The highly-anticipated forced sell-off of "Codfather" Carlos Rafael's fishing fleet appears to be near completion, only months after the convicted criminal unloaded his scallop boats.

Undercurrent News reports that Blue Harvest Fisheries has inked a $25 million deal to buy at least 35 vessels and skiffs from Rafael along with their permits and fishing quotas. Blue Harvest maintains fleets in Fairhaven and in Newport News, Virginia. It is backed by Bregal Partners, a New York City-based private equity firm.

The pending deal with Blue Harvest – which still must survive a "right of first refusal" where other harvesters could step forward – comes as Rafael remains behind bars.

Rafael was arrested in 2016 following a federal sting, and was convicted on 28 criminal counts in 2017. Rafael admitted to raking in illegal profits and gaming the system by mislabeling 700,000 pounds of harvested fish over four years. He also illegally avoided paying taxes. Rafael was sentenced to 46 months in federal prison. To settle a separate civil suit with the National Oceanic and Atmospheric Administration, he was forced to sell his fishing fleet, pay $3 million in penalties, and never engage in the world of commercial fishing again.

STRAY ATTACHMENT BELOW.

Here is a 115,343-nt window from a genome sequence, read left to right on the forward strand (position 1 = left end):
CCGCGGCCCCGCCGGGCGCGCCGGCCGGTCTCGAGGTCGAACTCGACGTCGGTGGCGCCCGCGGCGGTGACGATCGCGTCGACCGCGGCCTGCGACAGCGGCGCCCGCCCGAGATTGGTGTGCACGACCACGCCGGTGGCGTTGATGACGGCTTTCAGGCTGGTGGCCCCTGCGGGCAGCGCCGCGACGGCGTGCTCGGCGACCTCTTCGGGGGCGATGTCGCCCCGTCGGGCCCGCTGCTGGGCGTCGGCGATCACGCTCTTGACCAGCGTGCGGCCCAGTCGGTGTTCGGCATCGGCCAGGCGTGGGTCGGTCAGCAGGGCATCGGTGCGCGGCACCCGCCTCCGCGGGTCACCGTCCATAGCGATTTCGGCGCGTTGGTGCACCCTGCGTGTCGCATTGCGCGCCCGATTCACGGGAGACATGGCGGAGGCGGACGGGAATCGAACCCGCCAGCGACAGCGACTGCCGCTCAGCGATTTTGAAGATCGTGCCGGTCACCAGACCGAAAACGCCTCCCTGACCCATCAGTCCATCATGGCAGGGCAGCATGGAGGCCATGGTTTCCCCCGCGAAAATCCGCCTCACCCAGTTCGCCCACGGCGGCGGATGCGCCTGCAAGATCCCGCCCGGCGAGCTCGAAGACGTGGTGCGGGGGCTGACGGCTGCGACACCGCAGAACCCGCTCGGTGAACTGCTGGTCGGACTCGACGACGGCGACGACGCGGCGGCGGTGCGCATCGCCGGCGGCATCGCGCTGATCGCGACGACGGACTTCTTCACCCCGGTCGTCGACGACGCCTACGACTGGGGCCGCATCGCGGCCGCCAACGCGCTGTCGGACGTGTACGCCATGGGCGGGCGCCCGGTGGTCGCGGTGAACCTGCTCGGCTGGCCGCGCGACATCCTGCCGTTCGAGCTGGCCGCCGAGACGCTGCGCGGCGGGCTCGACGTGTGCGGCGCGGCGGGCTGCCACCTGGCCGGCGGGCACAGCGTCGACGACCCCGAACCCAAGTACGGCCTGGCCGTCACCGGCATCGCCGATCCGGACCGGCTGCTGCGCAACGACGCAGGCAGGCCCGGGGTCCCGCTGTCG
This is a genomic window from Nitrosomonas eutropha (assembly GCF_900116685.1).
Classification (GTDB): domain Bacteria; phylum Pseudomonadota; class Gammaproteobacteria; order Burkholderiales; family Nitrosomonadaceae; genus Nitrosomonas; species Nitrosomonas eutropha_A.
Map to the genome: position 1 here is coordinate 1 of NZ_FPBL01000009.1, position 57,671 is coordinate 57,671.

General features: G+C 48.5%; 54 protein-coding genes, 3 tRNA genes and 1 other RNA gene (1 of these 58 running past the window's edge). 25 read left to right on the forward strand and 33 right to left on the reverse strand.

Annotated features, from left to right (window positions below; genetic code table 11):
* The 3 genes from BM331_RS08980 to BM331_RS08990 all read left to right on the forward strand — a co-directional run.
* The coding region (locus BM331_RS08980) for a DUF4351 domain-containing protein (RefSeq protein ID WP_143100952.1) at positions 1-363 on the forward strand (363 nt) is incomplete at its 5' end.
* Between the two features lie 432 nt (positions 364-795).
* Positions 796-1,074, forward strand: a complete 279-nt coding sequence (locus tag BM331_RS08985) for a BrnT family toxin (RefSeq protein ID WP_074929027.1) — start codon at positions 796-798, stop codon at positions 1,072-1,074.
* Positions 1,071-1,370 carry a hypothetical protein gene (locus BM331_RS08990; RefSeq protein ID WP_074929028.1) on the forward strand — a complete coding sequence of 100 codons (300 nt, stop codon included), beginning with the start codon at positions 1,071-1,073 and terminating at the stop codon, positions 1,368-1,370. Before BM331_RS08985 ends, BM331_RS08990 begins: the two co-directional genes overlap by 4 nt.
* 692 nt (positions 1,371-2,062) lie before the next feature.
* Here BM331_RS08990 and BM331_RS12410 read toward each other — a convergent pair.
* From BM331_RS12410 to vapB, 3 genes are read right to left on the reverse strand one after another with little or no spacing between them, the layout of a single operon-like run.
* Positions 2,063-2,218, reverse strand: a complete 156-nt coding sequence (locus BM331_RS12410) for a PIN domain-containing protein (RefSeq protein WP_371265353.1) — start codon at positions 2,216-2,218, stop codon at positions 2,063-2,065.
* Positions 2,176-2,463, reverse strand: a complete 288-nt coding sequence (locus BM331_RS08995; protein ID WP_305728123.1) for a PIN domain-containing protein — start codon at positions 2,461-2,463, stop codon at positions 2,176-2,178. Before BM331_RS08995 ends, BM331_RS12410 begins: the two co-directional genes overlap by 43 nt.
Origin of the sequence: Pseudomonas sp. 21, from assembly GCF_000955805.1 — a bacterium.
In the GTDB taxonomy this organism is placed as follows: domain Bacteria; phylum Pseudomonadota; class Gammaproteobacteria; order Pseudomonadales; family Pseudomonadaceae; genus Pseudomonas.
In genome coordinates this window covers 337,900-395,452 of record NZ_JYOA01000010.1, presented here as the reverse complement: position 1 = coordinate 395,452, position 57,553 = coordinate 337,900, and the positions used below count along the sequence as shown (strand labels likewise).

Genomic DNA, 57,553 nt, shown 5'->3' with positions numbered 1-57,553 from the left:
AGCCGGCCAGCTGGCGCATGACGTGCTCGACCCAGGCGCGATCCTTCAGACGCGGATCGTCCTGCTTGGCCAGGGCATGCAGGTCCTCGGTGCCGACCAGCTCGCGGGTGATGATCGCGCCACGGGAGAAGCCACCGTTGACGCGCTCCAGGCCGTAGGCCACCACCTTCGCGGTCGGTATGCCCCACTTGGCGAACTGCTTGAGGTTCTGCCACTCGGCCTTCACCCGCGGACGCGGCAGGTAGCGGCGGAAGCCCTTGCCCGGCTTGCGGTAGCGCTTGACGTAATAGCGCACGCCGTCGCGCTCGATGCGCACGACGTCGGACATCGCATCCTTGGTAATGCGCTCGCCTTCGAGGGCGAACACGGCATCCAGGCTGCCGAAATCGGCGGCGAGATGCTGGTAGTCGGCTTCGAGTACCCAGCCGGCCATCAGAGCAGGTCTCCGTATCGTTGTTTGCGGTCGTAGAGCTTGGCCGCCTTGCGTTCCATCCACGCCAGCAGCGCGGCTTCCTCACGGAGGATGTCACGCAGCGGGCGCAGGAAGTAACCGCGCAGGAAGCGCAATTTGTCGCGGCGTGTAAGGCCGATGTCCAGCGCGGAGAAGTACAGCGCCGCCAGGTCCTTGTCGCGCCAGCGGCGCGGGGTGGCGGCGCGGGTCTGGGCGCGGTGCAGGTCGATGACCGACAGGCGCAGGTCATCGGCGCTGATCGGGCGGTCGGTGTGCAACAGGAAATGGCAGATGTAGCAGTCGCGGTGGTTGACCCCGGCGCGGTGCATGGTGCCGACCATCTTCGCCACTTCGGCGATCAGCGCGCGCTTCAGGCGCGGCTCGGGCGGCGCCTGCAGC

It's the second round of selloffs for Rafael. In September, Quinn Fisheries, a New Bedford area scallop operation, agreed to pay $40 million for Rafael's best vessels. They include six scallopers – the Acores, Athena, Apollo, Gypsy Girl, Hera II and Villa Nova Do II.

Should the Blue Harvest deal go through, they will have to hire all new captains. Rafael's former captains are all bound by tough restrictions now, including suspensions, probationary periods, and the requirement that observers be on deck during groundfish or scallop trips.

Blue Harvest has been on a spending spree, Undercurrent reports. Last year the company scooped up the Maine-based Atlantic Trawlers Fishing. Blue Harvest processes fish from Atlantic's five vessels at its fish processing center in New Bedford, which it acquired in 2016 from Canada's High Liner Foods.

The deal between Rafael and Blue Harvest includes millions of pounds of quota for cod, haddock, pollock, and other fish within the Northeast Multispecies Fisheries.

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